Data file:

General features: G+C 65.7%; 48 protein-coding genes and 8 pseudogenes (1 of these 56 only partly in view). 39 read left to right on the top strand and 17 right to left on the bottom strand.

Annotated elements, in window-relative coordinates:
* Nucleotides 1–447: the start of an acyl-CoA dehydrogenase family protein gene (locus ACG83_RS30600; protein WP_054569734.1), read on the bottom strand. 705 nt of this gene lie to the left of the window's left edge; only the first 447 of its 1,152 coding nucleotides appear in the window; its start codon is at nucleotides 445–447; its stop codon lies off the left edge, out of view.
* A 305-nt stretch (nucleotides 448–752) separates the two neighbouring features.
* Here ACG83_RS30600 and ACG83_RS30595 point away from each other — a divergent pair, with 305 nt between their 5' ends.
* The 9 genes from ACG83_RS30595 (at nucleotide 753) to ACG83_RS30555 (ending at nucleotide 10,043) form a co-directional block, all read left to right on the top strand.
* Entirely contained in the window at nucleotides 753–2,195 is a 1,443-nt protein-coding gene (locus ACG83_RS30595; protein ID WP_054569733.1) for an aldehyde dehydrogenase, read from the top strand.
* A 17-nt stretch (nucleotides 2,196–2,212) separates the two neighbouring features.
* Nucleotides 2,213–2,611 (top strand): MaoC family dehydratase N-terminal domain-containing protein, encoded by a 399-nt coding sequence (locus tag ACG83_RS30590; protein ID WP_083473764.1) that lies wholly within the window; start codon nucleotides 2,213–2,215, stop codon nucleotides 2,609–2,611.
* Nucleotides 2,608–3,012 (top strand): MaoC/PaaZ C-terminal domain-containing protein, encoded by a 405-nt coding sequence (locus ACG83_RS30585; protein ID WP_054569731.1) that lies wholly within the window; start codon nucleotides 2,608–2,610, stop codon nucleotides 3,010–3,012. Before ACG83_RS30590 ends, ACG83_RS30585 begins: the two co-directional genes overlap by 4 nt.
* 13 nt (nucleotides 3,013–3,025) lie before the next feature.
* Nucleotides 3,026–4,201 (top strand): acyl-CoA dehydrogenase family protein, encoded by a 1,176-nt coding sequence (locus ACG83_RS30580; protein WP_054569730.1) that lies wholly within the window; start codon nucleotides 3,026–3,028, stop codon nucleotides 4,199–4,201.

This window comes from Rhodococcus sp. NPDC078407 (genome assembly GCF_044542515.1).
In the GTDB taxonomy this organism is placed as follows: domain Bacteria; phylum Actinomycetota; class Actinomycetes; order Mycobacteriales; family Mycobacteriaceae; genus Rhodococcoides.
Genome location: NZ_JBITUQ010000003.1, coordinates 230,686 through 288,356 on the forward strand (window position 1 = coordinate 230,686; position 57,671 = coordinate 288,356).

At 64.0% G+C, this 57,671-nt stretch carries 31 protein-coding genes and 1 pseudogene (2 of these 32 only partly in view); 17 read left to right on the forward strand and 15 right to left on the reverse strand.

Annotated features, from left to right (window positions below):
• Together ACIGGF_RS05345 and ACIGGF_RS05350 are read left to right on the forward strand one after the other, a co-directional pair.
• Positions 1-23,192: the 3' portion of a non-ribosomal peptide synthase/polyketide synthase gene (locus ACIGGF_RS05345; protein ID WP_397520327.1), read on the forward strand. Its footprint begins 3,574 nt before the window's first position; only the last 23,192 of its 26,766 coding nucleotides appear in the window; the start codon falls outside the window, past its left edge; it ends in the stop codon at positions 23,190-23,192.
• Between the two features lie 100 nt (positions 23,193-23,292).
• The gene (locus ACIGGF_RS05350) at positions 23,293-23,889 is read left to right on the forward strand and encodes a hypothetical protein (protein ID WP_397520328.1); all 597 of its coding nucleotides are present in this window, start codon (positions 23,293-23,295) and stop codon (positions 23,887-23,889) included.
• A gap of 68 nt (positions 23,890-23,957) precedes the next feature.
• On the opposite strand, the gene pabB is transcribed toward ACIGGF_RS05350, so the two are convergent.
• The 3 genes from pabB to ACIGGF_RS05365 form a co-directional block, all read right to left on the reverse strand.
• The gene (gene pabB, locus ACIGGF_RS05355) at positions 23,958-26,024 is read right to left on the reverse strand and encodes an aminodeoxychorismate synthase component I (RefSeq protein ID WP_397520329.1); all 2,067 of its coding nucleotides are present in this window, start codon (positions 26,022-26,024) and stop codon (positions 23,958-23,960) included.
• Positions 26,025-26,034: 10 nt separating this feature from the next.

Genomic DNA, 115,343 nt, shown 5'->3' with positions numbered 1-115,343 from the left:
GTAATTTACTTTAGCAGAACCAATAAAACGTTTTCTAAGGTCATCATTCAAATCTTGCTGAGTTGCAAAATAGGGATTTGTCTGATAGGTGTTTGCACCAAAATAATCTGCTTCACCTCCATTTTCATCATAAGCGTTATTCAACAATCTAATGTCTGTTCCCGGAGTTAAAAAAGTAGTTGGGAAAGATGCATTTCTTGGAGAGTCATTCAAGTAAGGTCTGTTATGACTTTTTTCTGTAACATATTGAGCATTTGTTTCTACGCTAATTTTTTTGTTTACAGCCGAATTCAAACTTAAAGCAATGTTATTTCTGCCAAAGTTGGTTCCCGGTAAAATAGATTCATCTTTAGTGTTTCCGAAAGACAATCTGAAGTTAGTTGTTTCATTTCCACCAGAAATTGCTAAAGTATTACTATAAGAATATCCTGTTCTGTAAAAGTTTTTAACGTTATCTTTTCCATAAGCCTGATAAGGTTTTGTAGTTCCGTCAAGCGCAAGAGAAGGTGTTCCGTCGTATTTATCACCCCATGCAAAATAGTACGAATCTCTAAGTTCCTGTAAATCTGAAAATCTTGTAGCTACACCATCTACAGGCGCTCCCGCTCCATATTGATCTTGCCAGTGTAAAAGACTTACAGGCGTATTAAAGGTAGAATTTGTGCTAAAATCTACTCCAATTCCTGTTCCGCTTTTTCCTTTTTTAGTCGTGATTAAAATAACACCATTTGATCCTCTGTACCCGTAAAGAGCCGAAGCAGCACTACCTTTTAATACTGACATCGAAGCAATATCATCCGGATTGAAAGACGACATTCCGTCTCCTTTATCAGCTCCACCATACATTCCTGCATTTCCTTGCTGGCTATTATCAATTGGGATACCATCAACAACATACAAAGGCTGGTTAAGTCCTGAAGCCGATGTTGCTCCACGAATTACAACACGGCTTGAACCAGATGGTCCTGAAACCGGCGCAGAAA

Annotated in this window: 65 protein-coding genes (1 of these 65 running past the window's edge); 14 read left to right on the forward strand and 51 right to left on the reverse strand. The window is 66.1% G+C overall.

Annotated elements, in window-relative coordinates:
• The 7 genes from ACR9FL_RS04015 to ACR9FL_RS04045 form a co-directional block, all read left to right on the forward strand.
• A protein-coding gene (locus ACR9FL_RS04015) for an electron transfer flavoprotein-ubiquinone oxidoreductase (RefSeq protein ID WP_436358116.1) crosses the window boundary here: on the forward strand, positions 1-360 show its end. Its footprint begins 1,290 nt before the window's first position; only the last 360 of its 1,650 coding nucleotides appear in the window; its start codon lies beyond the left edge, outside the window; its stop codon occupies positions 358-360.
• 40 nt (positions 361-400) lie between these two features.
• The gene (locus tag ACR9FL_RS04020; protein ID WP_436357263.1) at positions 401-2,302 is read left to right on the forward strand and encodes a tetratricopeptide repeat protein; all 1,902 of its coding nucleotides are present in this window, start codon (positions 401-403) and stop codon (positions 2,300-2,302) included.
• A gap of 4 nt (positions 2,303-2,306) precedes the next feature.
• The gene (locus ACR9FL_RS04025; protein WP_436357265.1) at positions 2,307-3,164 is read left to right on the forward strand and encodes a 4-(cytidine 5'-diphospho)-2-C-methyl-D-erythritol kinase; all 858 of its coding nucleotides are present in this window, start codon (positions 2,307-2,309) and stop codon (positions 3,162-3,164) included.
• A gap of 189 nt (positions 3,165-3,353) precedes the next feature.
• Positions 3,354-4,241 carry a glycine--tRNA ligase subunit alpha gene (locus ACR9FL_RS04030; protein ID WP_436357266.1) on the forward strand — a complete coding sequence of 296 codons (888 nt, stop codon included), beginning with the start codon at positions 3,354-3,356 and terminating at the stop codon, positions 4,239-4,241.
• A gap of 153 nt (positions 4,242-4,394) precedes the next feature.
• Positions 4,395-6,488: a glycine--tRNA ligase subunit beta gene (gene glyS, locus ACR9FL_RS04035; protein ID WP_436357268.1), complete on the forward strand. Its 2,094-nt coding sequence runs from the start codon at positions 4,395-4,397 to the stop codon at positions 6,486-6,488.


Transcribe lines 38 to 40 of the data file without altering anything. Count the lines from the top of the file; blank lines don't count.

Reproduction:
• Positions 3,354-4,241 carry a glycine--tRNA ligase subunit alpha gene (locus ACR9FL_RS04030; protein ID WP_436357266.1) on the forward strand — a complete coding sequence of 296 codons (888 nt, stop codon included), beginning with the start codon at positions 3,354-3,356 and terminating at the stop codon, positions 4,239-4,241.
• A gap of 153 nt (positions 4,242-4,394) precedes the next feature.
• Positions 4,395-6,488: a glycine--tRNA ligase subunit beta gene (gene glyS, locus ACR9FL_RS04035; protein ID WP_436357268.1), complete on the forward strand. Its 2,094-nt coding sequence runs from the start codon at positions 4,395-4,397 to the stop codon at positions 6,486-6,488.